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payable on the like article, being the produce or manufacture of any other foreign country. Nor shall any prohibition be imposed on the importation or exportation of any article the produce or manufacture of the United States, or of the dominions of Austria, to or from the ports of the United States, or to or from the ports of the dominions of Austria, which shall not equally extend to all other Nations.

ARTICLE VI.

All kinds of merchandise and articles of commerce, either the produce of the soil or of the industry of the United States of America, or of any other country, which may be lawfully exported, or re-exported from the ports of the said United States, in national vessels, may also be exported or re-exported therefrom in Austrian vessels, without paying other or higher duties or charges of whatever kind or denomination, levied in the name or to the profit of the Government, the local Authorities, or of any private establishments whatsoever, than if the same merchandise or produce had been exported or re-exported in vessels of the United States of America.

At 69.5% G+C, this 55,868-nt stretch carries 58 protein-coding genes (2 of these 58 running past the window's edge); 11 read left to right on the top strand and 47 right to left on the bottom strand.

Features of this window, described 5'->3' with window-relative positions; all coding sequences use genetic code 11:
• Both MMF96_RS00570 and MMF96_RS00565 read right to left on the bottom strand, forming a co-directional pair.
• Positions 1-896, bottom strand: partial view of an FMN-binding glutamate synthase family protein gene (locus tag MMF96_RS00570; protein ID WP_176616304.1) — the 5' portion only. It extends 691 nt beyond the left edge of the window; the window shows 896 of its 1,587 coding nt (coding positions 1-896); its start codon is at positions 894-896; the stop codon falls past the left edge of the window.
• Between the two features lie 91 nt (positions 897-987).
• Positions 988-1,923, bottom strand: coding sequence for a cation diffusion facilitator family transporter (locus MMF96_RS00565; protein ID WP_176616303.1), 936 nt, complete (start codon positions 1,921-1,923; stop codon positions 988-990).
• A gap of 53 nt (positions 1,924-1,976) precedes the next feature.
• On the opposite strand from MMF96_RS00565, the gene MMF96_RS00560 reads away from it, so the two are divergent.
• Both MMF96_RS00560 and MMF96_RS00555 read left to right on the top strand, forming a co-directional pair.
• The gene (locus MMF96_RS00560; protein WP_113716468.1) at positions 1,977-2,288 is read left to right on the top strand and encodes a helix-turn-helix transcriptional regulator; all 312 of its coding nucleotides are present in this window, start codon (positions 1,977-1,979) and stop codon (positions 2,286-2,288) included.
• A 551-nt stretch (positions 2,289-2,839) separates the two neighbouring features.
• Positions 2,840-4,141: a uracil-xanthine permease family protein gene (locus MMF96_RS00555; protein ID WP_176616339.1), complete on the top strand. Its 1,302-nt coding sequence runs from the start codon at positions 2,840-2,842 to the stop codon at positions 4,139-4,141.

An exact reciprocity shall be observed in the ports of the dominions of Austria, so that all kind of merchandise and articles of commerce either the produce of the soil or of the industry of the said dominions of Austria, or of any other country, which may be lawfully exported or re-exported from Austrian ports, in national vessels, may also be exported or re-exported therefrom, in vessels of the United States of America, without paying other or higher duties or charges, of whatever kind or denomination, levied in the name or to the profit of the Government, the local Authorities, or of any private establishments whatsoever, than if the same merchandise or produce had been exported, or re-exported in Austrian vessels.